Recommendations for Illinois employers using non-compete agreements.
Illinois employers using or looking to use non-competes are advised to make sure that any such agreements are specially tailored to protect their own personal business interests, so extra effort should be made to avoid simply copy-and-pasting a form non-compete agreement. In this regard, it is equally important that such agreements are worded in a manner that comports with current Illinois law so that it will stand up in court if a situation arises where litigation becomes necessary.
Under the present state of the law, an Illinois employer looking to enforce a non-compete agreement will probably be successful in state court so long as it can be shown that the non-compete (1) meets the Supreme Court’s “three dimensional rule of reason” test, and (2) the employee was employed for a period of at least two continual years or separate, independent and adequate consideration (e.g. a lump sum payment) was provided the employee. In other words, the mere fact of hiring a new employee (or refraining from firing an existing employee) is likely no longer sufficient consideration to support a non-compete.
Keep in mind that the likelihood of succeeding in such an endeavor will depend largely on where the state action is sought. Attempts made in the Circuit Courts of the First, Third, and Fifth District are going to have the best chance. It looks like there is also a strong likelihood that an employer will prevail in the lower courts of the Second and Fourth District, but employers looking to enforce here should proceed with more caution.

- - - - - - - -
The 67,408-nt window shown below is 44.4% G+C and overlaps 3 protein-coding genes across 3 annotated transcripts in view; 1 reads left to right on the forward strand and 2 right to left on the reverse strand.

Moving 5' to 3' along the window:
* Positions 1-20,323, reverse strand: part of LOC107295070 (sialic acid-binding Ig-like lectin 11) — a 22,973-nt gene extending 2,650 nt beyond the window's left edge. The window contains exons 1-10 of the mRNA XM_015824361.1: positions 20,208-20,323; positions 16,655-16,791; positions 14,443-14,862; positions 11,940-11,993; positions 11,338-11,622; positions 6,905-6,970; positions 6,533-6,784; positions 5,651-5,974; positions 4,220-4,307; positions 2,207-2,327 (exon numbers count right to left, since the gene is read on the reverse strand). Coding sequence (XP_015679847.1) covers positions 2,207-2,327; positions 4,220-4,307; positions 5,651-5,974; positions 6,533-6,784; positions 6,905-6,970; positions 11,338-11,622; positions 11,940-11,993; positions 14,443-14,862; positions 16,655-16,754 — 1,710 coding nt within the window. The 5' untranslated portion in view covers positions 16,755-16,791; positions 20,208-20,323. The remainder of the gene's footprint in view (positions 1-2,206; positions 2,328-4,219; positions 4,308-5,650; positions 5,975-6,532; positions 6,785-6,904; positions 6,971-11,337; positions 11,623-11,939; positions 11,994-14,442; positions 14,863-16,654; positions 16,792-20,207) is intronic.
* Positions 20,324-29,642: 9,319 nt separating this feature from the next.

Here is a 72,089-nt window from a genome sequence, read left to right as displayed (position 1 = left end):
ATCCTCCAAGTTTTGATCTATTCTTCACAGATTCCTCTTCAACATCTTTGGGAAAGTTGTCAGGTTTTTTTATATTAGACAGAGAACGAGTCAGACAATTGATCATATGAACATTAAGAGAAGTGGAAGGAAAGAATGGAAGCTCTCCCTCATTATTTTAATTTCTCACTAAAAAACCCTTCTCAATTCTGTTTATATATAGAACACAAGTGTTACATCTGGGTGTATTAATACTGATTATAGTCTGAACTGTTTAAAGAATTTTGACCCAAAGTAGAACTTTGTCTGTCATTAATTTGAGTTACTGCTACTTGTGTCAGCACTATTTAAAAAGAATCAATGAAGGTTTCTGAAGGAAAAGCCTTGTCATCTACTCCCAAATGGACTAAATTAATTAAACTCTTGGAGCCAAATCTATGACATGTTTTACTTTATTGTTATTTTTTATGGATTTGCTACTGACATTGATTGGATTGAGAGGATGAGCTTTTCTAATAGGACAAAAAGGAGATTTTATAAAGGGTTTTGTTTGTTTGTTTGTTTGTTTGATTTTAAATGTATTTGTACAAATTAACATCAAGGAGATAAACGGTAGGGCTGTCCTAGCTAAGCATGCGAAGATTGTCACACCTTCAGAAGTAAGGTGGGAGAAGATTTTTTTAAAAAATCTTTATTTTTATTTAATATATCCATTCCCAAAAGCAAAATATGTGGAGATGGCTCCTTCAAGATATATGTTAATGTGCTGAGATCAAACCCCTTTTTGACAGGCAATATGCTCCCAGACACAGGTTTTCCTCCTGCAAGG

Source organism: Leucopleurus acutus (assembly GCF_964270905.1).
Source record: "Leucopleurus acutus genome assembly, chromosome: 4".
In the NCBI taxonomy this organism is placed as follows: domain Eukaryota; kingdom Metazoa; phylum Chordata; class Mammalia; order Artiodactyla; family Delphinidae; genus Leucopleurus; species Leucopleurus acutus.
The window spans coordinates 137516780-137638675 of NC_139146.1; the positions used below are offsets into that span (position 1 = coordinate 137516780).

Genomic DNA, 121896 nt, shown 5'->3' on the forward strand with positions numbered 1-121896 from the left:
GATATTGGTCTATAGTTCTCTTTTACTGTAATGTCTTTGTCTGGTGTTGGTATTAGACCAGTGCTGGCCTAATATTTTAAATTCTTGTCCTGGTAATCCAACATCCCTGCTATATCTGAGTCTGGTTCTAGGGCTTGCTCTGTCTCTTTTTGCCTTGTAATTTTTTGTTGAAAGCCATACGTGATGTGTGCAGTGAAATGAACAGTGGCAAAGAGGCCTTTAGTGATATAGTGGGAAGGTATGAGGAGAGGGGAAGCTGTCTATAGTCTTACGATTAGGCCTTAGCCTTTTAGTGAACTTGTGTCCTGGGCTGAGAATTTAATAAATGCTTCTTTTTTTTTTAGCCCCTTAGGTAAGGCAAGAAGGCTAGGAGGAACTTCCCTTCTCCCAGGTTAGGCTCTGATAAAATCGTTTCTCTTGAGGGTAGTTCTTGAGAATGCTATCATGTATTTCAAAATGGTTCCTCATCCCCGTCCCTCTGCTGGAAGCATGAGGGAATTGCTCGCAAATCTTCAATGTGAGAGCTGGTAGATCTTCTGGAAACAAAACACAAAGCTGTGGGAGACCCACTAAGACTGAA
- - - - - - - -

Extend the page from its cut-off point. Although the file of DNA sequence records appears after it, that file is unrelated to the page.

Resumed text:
Illinois employers attempting to enforce a non-compete agreement in an Illinois-based federal court should take similar, but slightly different approach. Because a federal judge is going to be bound by the Illinois Supreme Court’s interpretation of its own laws, the “three dimensional rule of reason” criteria should be met as in state court. However, an employer trying to use the two-year rule to show consideration will likely meet some resistance. Rather, because Illinois federal courts are more concerned with examining the particular set of facts on a case-by-case basis, it would be advisable for a federal court-bound employer to focus their case on the specific and unique aspects of their business – such as emphasizing the specialized training of the employee; pointing to the employee’s ability to access confidential business information; and drawing the court’s attention the company’s interest in maintaining relationships with its customers, particularly if they were not easily won over.
Illinois employers who want to take a shot at enforcing non-compete agreements against former low-wage employees should save their money and not waste the effort. Because of the Freedom to Work Act, it is simply not going to work out.